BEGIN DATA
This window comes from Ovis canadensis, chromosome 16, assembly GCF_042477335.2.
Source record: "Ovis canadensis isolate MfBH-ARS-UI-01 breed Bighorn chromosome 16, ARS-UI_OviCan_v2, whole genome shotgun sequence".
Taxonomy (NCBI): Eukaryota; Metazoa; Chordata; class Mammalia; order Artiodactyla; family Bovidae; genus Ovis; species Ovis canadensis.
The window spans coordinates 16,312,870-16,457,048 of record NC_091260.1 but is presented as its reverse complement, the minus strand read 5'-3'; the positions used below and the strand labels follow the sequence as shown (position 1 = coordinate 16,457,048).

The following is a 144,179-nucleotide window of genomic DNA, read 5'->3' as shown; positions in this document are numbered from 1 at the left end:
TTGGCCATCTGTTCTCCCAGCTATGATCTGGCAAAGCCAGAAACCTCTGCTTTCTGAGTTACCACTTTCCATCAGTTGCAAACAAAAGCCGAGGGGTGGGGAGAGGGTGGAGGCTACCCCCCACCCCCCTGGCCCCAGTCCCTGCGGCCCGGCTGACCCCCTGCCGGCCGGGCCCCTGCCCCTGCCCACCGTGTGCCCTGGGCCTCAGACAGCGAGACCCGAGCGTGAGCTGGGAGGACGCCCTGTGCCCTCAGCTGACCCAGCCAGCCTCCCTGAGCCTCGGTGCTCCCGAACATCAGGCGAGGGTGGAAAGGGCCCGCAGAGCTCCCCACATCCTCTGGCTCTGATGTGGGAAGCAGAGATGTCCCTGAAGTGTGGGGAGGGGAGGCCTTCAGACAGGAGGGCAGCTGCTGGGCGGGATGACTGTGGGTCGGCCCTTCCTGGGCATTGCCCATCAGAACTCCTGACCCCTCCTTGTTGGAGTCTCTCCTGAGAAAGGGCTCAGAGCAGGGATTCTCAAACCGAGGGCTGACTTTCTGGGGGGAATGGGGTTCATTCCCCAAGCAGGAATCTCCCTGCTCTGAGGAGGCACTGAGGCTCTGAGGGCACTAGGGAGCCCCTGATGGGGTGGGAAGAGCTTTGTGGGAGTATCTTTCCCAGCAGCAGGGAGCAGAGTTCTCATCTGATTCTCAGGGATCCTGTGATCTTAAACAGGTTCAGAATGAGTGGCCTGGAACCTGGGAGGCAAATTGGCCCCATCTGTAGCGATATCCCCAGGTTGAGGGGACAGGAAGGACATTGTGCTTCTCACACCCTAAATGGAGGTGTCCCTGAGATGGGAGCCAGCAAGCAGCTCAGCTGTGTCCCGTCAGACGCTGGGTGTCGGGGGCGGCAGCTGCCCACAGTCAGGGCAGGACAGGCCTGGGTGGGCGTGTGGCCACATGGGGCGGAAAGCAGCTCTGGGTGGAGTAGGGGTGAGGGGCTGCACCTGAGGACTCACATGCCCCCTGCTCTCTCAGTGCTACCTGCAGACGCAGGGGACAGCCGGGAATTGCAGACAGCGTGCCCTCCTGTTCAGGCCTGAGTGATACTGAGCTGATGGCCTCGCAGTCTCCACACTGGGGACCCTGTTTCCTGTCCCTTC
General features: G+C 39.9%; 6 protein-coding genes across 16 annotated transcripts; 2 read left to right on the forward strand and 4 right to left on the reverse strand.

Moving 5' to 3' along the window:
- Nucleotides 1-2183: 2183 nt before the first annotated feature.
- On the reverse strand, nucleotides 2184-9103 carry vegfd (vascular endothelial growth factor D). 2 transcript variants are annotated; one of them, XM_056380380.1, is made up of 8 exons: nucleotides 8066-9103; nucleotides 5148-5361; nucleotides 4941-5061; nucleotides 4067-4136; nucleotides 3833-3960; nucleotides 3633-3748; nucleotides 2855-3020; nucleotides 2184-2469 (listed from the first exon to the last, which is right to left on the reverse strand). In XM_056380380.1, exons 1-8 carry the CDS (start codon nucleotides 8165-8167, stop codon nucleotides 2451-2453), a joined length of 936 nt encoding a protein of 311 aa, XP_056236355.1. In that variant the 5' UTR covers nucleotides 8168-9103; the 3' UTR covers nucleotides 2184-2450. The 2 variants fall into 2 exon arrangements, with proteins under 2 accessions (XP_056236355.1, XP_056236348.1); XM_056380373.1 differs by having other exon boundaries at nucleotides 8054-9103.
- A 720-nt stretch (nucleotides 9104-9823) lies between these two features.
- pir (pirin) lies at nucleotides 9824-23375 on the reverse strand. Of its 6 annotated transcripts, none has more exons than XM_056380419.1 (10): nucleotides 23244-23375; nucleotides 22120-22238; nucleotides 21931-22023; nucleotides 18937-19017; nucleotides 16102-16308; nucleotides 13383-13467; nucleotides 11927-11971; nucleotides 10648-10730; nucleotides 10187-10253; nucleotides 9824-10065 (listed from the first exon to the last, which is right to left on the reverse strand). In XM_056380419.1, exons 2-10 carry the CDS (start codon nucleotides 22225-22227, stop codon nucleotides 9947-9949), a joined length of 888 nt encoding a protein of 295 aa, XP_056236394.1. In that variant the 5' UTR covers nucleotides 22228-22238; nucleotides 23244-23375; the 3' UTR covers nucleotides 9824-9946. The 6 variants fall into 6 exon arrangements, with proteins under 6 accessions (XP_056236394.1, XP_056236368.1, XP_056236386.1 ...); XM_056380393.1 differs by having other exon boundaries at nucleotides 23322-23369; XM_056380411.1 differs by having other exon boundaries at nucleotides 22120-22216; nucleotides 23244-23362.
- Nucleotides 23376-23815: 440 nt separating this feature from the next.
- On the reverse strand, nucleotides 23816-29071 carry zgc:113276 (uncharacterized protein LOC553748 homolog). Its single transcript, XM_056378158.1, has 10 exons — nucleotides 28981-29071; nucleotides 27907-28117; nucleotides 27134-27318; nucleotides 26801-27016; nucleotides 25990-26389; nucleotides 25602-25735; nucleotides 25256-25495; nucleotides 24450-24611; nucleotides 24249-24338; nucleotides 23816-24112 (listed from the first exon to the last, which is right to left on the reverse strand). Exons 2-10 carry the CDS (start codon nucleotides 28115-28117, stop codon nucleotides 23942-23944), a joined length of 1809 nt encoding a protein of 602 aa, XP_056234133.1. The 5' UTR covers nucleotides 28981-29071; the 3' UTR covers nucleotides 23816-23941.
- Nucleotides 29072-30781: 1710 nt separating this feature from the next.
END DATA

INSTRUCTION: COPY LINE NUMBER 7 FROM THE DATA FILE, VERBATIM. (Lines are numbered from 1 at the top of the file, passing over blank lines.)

General features: G+C 39.9%; 6 protein-coding genes across 16 annotated transcripts; 2 read left to right on the forward strand and 4 right to left on the reverse strand.